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Who pays?

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The confusion over changes to the daily accommodation charge continues, but the real story is, there are likely to be high increases in the cost of care. 

From July 1, 2014, the payment made in lieu of a daily fee will be known as a “refundable accommodation deposit”, and providers will have greater flexibility in setting these charges for other than supported residents. While you may think this is essentially a change in name, the reality is very much more than this.

As the RSM Bird Cameron aged care team worked through the proposals to understand the new daily accommodation charge and the lump sum equivalent rules, it soon became evident that the new system will be as difficult to understand as the current one and there is a real risk that this will cause accommodation charges to increase. In the example below the increase could be as much as 74 per cent.

The money or the box

Subject to the residents’ preference operators can either have the money (daily fee) or the box (lump sum). Where the lump sum applies to beds currently not bonded, it is essential that operators understand the impact of this choice on the operating surplus of their facility.

If you take a lump sum and the money is invested (under the permitted use rules) the operator will earn an investment return (say 4 per cent). So the first issue is to consider the investment return relative to the forgone current accommodation fee (accommodation charge).

Currently, the maximum daily accommodation charge is $33.29 ($12,150 p.a). At 4 per cent, this is equivalent to a lump sum of $303,780. If the money is used to reduce debt with an interest rate of 6 per cent, the bond equivalent would be $202,500.

In order not to see pressure on operating surplus, operators will need to fully understand the use to which they will put lump sums and the return that is appropriate from aged care facility as a rental stream.

Setting a daily accommodation charge

$33.29 per day may convert to $303,780 but for a provider lump sums are a function of daily charge and the maximum permitted interest rate (MPIR).

This means that providers need to set their accommodation charge based on the notional income they expect to derive from the invested lump sum. In the above example, and using the current maximum permissible interest rate, the operator has to set a daily accommodation charge at $58.00 to achieve a lump sum of $303,750 or $38.64 to achieve a lump sum of $202,500. Therefore, to be sure of replacing the lost daily accommodation charge of $33.29 an operator has to set a new daily charge at $58.00 which is a 74 per cent increase.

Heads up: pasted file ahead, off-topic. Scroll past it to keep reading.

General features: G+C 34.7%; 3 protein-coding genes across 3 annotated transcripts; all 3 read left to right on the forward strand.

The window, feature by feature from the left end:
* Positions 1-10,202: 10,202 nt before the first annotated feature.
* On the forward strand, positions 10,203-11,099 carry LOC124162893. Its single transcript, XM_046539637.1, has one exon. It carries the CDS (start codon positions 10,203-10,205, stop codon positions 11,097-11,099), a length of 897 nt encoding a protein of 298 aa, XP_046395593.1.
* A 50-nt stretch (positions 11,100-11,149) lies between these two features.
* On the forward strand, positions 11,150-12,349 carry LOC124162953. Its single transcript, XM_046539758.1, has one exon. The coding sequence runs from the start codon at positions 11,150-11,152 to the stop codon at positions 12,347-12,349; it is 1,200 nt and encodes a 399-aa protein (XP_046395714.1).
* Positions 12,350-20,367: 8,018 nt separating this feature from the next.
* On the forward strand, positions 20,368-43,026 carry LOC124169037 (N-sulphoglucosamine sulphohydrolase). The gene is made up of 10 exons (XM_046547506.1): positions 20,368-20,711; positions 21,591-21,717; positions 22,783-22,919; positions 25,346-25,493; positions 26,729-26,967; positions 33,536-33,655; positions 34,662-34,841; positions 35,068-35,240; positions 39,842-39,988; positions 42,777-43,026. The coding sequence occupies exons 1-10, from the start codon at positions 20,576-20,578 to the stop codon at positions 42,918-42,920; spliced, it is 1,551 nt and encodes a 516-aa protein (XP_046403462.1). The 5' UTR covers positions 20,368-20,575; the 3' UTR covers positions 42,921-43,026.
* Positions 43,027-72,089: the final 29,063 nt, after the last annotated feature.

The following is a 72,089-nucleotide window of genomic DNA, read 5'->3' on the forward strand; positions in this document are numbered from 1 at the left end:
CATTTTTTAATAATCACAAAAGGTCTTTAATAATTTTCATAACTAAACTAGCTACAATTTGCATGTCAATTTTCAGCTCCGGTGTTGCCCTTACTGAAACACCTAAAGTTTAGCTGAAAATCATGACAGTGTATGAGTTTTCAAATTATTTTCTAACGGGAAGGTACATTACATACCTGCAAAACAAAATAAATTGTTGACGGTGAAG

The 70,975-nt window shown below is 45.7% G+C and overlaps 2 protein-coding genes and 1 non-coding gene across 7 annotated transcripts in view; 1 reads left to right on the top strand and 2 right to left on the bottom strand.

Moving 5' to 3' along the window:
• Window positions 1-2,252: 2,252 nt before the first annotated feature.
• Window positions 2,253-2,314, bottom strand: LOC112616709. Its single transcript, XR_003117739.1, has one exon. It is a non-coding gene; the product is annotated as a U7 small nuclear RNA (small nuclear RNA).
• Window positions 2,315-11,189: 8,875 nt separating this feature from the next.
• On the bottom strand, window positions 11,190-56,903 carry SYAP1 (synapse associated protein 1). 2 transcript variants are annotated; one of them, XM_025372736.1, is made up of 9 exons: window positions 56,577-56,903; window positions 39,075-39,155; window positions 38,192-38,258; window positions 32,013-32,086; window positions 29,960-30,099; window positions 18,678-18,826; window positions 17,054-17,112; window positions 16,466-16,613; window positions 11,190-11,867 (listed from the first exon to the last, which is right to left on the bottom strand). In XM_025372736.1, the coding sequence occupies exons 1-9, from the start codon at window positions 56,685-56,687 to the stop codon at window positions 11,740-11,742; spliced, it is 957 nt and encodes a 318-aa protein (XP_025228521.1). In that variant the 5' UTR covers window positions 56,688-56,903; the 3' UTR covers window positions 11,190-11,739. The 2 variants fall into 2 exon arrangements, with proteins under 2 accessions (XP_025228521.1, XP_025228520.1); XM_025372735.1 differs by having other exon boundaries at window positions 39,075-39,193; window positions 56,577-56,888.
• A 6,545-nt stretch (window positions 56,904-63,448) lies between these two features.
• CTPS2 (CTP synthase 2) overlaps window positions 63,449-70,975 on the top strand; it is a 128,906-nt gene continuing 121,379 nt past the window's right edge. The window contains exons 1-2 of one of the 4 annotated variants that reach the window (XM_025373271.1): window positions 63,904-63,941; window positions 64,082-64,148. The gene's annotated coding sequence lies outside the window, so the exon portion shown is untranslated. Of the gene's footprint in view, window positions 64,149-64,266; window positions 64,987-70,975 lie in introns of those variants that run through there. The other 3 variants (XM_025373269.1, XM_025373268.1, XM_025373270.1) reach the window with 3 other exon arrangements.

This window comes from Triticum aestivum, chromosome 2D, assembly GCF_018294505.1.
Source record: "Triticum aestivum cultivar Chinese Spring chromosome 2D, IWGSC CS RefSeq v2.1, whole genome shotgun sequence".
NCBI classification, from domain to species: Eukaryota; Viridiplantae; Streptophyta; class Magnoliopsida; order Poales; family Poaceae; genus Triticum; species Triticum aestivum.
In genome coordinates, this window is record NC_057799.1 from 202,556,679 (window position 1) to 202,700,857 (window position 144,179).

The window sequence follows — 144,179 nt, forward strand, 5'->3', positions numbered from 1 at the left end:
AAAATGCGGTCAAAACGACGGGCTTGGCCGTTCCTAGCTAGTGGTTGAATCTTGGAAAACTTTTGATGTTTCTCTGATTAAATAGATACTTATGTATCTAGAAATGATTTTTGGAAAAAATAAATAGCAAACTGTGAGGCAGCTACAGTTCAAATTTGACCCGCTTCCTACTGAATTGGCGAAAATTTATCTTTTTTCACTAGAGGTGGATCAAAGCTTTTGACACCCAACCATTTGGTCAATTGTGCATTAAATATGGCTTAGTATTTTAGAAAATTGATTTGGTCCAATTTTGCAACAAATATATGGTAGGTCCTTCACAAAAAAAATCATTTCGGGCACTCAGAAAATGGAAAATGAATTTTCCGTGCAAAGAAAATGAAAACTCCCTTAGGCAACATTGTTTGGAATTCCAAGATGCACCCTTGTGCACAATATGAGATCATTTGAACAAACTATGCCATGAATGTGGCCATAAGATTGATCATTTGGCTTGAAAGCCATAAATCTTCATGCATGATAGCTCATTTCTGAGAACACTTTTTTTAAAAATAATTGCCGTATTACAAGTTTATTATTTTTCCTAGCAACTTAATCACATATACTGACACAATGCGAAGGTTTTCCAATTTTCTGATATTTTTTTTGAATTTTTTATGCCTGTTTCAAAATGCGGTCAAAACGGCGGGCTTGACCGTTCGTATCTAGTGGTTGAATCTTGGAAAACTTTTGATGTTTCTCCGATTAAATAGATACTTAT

Of course, the new fees will also replace existing bonds and the retentions the operator was entitled to. Looking only at the impact of the loss of retention demonstrates a further complexity. The present retention is $323 per month. Using rates of 4 per cent for investments and 6 per cent for borrowings to replace this income requires a bond increase of between $64,600 and $96,900.

The actual rate is dependent on the liquidity ratio maintained by the operator. The new daily charge to replace the lost retention is between $12.33 and $18.50.

The numbers just keep changing

Another challenge for operators arises because the lump sum is based on the maximum permissible interest rate; these amounts are interest rate sensitive in a way that the existing bonds were not. As the MPIR declines, the bond goes up unless the operator drops the daily charge and as the MPIR rises, the bond comes down unless the daily charge is increased. The MPIR has changed every quarter since March 2008 ranging from 11.75 per cent to its current rate of 6.95 per cent so this is another significant issue to be considered.

Pensions with limited means

Currently, a pensioner with their own home and no other income is a supported resident and the operator receives the maximum daily accommodation fee of $33.29. Under the new means test arrangements, this person will now be asked to contribute $49.86 to the cost of their accommodation. However, with no income other than the pension they will be unable to do this until they sell their home, so this raises the prospect of increased bad debts to operators.

Conclusion

While sustainability in aged care requires a move to a ‘user pays’ system there are many traps for unwary or unprepared operators as they seek to develop their pricing models. Not only are they faced with changing the system for existing bonded places they also have to introduce a lump sum alternative on places that were not previously involved in those payments. This all adds to the complexity and risk: operators who fail to prepare for the change will ultimately see higher costs for residents’ accommodation or an increase in financial pressure on their operations.

RSM Bird Cameron has been working with clients to assist them in developing pricing models that ensure they are not disadvantaged by the changes. We often recommend operators look at airlines as an example. By having flexible pricing to suit both the needs of residents and operators, they end up with average accommodation revenue per bed equivalent to the current combination of resident fees investment income and interest savings.

Bruce Bailey is a director of aged care for RSM Bird Cameron.

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